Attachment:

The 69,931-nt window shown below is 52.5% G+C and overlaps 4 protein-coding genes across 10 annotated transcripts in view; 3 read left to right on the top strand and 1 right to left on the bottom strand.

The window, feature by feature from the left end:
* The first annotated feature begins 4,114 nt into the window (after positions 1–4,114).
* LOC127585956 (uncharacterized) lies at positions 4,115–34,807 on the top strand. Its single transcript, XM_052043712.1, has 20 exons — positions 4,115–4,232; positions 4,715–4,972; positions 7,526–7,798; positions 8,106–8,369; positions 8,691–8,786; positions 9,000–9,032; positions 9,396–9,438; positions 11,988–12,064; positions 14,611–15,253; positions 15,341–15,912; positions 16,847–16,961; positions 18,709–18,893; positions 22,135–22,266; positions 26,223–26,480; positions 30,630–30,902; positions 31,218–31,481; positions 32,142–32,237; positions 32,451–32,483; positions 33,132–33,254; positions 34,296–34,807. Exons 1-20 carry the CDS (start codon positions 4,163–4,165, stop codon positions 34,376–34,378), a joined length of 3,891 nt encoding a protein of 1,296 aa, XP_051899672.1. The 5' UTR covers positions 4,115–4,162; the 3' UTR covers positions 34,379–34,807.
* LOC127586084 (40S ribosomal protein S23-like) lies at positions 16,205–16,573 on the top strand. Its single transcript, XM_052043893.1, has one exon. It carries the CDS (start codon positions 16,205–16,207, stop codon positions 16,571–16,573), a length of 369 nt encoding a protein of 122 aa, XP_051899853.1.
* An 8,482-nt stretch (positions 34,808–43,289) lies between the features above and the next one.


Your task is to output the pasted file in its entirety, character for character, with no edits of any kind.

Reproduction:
The 69,931-nt window shown below is 52.5% G+C and overlaps 4 protein-coding genes across 10 annotated transcripts in view; 3 read left to right on the top strand and 1 right to left on the bottom strand.

The window, feature by feature from the left end:
* The first annotated feature begins 4,114 nt into the window (after positions 1–4,114).
* LOC127585956 (uncharacterized) lies at positions 4,115–34,807 on the top strand. Its single transcript, XM_052043712.1, has 20 exons — positions 4,115–4,232; positions 4,715–4,972; positions 7,526–7,798; positions 8,106–8,369; positions 8,691–8,786; positions 9,000–9,032; positions 9,396–9,438; positions 11,988–12,064; positions 14,611–15,253; positions 15,341–15,912; positions 16,847–16,961; positions 18,709–18,893; positions 22,135–22,266; positions 26,223–26,480; positions 30,630–30,902; positions 31,218–31,481; positions 32,142–32,237; positions 32,451–32,483; positions 33,132–33,254; positions 34,296–34,807. Exons 1-20 carry the CDS (start codon positions 4,163–4,165, stop codon positions 34,376–34,378), a joined length of 3,891 nt encoding a protein of 1,296 aa, XP_051899672.1. The 5' UTR covers positions 4,115–4,162; the 3' UTR covers positions 34,379–34,807.
* LOC127586084 (40S ribosomal protein S23-like) lies at positions 16,205–16,573 on the top strand. Its single transcript, XM_052043893.1, has one exon. It carries the CDS (start codon positions 16,205–16,207, stop codon positions 16,571–16,573), a length of 369 nt encoding a protein of 122 aa, XP_051899853.1.
* An 8,482-nt stretch (positions 34,808–43,289) lies between the features above and the next one.